Gold for Australia – sports lawyer achieving Olympic feats
Graduate Diploma in Legal Practice
Senior Consultant at
Snedden Hall & Gallop
Senior Fellow at the University of Melbourne
After a life-changing opportunity to work for the Sydney 2000 Olympics, Catherine Ordway knew she had found her niche in sport law. She has since worked tirelessly to raise awareness and help create a fair and equal sporting industry internationally – for both men and women.
From reviewing sport disputes in tribunal hearings, lecturing at the Masters level at four Australian universities, travelling the world to present on governance and sports integrity, consulting sports organisations, and advocating for gender equality in a male dominated industry, Catherine has become an international leader in her field. She is also currently undertaking a PhD in governance and integrity while consulting to a number of sport association boards and ethics panels.
“My passion for sport came from the rush it gave me, the friendships I made, and the joy that comes from seeing people pushing themselves to be the best they could be. It was these feelings, combined with a childhood thrill I still have for murder mysteries and solving crimes, that gave me the desire to put my efforts into clean sport and anti-doping,” says Catherine.
Catherine started out working in criminal law and personal injuries, but had a yearning to do something more closely aligned with her passion. After learning about the possibilities presented ahead in putting on the Sydney 2000 Olympic Games, she became determined to support the efforts of elite athletes and fuse her career path with the opportunity of a lifetime.
“The question that wracked my mind though, was how I was going to make that happen” she says. “Everyone I asked says that it was impossible to work in sports law. But with the overconfidence of youth, I declared that ‘if there was one job out there, I was going to find it’.”
Catherine discovered the Australian and New Zealand Sports Law Association (ANZSLA) had recently been established, and were calling for first time presenters. Seeing it as a chance to impress potential employers, and drawing on insights from playing national level handball, she submitted a paper to the ANZSLA conference that posed the question ‘how are foreign athletes in national teams being funded by Australian tax payers?’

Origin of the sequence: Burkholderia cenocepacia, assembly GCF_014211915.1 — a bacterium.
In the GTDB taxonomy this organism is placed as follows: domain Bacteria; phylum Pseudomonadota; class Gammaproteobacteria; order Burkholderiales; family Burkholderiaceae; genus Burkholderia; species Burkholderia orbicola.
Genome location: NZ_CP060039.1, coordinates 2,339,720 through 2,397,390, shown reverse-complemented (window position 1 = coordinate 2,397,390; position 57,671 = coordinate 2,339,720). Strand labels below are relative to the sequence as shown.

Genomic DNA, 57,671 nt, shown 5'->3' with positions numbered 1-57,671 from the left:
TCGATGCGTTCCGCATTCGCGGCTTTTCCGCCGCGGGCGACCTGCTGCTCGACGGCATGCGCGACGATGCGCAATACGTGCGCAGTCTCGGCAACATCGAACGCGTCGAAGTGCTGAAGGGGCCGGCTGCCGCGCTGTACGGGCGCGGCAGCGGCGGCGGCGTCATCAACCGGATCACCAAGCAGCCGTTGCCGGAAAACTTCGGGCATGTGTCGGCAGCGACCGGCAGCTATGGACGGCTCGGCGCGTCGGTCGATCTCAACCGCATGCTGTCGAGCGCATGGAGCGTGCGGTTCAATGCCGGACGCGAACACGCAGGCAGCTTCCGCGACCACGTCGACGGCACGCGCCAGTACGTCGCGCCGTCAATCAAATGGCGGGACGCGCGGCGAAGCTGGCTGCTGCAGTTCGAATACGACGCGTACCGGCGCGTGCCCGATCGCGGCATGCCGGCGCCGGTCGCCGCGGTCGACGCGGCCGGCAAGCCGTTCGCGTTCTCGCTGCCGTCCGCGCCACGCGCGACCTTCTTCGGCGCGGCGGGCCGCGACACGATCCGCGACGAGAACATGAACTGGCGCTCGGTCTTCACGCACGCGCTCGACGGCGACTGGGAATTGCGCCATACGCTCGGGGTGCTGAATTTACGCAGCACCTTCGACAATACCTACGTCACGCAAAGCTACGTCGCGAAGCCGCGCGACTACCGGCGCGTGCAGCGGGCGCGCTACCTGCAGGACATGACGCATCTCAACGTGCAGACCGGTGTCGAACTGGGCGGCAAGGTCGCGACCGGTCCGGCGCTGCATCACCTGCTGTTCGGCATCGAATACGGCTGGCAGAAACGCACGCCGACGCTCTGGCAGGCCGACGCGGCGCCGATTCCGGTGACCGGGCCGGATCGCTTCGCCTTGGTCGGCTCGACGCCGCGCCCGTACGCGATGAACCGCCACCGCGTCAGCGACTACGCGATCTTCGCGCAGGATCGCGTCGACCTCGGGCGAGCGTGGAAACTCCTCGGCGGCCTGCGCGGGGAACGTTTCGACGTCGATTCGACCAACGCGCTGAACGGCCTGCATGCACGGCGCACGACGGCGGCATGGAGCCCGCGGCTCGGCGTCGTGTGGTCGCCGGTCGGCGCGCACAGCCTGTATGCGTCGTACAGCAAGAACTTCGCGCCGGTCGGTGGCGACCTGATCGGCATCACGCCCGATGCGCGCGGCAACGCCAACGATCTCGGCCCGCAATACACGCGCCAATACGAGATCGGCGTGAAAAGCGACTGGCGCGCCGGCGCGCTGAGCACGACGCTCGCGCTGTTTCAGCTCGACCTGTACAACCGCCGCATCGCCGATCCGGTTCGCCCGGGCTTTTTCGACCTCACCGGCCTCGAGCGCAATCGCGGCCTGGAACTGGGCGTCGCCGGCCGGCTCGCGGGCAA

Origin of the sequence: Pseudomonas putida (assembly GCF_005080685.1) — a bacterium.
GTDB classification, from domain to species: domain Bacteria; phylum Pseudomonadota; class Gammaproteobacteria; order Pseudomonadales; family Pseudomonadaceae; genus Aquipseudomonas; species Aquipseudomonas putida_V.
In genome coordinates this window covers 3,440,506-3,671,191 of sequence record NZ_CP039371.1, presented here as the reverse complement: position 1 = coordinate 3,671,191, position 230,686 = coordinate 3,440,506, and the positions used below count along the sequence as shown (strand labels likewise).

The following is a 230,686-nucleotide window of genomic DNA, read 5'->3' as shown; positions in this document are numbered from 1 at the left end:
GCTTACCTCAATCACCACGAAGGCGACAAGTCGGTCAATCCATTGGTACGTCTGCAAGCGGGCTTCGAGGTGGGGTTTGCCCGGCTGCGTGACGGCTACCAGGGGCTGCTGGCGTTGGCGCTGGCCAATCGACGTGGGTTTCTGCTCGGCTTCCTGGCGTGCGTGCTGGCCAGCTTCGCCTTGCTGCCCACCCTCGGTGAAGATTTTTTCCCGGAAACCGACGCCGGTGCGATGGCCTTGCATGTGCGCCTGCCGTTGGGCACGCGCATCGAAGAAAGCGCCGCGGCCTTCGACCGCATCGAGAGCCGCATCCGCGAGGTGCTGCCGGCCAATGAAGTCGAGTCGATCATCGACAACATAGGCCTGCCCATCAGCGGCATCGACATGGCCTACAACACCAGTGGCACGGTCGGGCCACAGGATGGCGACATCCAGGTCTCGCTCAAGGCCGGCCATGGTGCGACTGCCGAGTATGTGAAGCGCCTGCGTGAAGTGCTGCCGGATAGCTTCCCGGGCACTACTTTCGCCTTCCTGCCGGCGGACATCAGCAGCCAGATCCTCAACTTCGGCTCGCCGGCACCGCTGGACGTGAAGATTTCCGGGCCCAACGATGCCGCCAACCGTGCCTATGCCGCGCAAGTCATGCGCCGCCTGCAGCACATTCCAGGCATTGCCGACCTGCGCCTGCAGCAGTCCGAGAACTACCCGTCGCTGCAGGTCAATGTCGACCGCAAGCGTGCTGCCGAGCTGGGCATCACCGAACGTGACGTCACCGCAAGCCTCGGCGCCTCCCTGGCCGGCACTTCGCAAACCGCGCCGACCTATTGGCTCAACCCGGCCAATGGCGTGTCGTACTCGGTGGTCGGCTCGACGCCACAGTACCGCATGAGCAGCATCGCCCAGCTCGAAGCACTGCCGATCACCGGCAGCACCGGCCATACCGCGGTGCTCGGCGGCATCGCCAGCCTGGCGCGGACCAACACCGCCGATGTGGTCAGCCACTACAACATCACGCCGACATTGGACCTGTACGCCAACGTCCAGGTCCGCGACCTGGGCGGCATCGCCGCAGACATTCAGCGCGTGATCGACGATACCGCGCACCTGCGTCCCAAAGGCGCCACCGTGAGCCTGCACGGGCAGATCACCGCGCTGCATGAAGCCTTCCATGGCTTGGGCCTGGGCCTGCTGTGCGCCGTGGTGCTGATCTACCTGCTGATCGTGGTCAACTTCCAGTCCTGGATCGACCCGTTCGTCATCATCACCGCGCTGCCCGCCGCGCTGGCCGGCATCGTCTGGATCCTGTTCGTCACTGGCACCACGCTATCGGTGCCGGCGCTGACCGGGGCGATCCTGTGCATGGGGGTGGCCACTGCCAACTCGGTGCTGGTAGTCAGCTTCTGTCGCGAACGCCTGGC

“I won the conference prize, and my paper caused a shakeup of the Australian Sports Commission funding conditions. A short time later, when the law firm assisting the Australian Olympic Committee was looking to open a Sydney office, and wanted a fourth year lawyer, the then ANZSLA President, Hayden Opie, recommended me. That kicked off an amazing adventure, which is still continuing!”
This opportunity allowed Catherine to experience the Olympic Games in a way that is only accessible to a few. During this time, she prosecuted more than one third of all global anti-doping cases.
“I had the most incredible experience for four and a half years. Advising the AOC on issues ranging from how to best protect the image of the ‘Boxing Kangaroo’, to drafting and ‘prosecuting’ breaches of anti-doping policies for all the Olympic sports, and negotiating uniform deals with Nike. This culminated in the best two weeks of my life, when I got paid to go to the citywide party for the Sydney Olympic Games.
“While I didn’t end up competing at the Games, I came as close as you can get to being an Olympian without having to sweat. I was given the uniform, attended all the pre and post game events with the team, supported sponsor functions and cheering at as many sports events as possible, including the swimming, athletics, water polo, and of course handball.”